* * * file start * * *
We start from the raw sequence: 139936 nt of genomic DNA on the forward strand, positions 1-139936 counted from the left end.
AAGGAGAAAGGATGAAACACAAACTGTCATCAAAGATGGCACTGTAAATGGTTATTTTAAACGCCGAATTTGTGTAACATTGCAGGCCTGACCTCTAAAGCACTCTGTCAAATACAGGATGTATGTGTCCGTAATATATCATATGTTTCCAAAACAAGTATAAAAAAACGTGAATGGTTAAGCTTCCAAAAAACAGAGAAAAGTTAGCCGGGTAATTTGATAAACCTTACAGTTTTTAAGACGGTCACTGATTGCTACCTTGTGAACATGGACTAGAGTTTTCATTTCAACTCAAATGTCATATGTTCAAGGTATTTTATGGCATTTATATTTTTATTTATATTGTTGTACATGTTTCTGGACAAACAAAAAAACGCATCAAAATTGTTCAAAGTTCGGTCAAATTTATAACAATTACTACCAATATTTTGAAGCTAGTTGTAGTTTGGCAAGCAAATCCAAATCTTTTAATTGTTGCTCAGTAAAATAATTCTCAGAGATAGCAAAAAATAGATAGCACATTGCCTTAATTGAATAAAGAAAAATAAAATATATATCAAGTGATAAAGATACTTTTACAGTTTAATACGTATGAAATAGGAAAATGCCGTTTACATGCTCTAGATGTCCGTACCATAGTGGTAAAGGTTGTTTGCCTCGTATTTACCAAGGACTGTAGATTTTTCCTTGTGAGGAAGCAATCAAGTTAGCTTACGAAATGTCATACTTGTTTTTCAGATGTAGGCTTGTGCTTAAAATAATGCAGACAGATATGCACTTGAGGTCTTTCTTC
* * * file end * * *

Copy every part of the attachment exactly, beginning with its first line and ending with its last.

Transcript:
We start from the raw sequence: 139936 nt of genomic DNA on the forward strand, positions 1-139936 counted from the left end.
AAGGAGAAAGGATGAAACACAAACTGTCATCAAAGATGGCACTGTAAATGGTTATTTTAAACGCCGAATTTGTGTAACATTGCAGGCCTGACCTCTAAAGCACTCTGTCAAATACAGGATGTATGTGTCCGTAATATATCATATGTTTCCAAAACAAGTATAAAAAAACGTGAATGGTTAAGCTTCCAAAAAACAGAGAAAAGTTAGCCGGGTAATTTGATAAACCTTACAGTTTTTAAGACGGTCACTGATTGCTACCTTGTGAACATGGACTAGAGTTTTCATTTCAACTCAAATGTCATATGTTCAAGGTATTTTATGGCATTTATATTTTTATTTATATTGTTGTACATGTTTCTGGACAAACAAAAAAACGCATCAAAATTGTTCAAAGTTCGGTCAAATTTATAACAATTACTACCAATATTTTGAAGCTAGTTGTAGTTTGGCAAGCAAATCCAAATCTTTTAATTGTTGCTCAGTAAAATAATTCTCAGAGATAGCAAAAAATAGATAGCACATTGCCTTAATTGAATAAAGAAAAATAAAATATATATCAAGTGATAAAGATACTTTTACAGTTTAATACGTATGAAATAGGAAAATGCCGTTTACATGCTCTAGATGTCCGTACCATAGTGGTAAAGGTTGTTTGCCTCGTATTTACCAAGGACTGTAGATTTTTCCTTGTGAGGAAGCAATCAAGTTAGCTTACGAAATGTCATACTTGTTTTTCAGATGTAGGCTTGTGCTTAAAATAATGCAGACAGATATGCACTTGAGGTCTTTCTTC